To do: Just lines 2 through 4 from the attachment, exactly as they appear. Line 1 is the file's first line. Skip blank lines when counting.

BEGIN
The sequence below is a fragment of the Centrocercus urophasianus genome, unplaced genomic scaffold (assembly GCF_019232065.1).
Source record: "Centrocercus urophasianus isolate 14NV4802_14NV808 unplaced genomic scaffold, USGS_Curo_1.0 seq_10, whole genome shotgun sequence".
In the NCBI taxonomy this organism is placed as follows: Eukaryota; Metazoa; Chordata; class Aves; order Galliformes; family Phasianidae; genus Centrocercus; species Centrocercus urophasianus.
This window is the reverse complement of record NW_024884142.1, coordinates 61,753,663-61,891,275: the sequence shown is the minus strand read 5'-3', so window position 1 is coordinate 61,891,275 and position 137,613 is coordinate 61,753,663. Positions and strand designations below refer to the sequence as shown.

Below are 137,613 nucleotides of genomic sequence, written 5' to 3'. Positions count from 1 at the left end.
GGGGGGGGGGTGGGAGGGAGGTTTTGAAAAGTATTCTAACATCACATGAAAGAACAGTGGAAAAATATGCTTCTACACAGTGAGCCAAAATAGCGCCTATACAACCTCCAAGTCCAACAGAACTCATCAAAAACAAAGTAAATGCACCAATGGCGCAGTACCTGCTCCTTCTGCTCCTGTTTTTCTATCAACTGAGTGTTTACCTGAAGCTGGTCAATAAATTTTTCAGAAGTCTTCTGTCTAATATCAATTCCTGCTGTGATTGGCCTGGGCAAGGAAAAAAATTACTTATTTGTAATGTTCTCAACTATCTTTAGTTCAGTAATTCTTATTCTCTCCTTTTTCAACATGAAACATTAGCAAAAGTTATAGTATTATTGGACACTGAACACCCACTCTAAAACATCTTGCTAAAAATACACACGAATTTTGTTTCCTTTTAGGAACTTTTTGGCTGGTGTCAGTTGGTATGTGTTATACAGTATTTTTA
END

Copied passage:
Source record: "Centrocercus urophasianus isolate 14NV4802_14NV808 unplaced genomic scaffold, USGS_Curo_1.0 seq_10, whole genome shotgun sequence".
In the NCBI taxonomy this organism is placed as follows: Eukaryota; Metazoa; Chordata; class Aves; order Galliformes; family Phasianidae; genus Centrocercus; species Centrocercus urophasianus.
This window is the reverse complement of record NW_024884142.1, coordinates 61,753,663-61,891,275: the sequence shown is the minus strand read 5'-3', so window position 1 is coordinate 61,891,275 and position 137,613 is coordinate 61,753,663. Positions and strand designations below refer to the sequence as shown.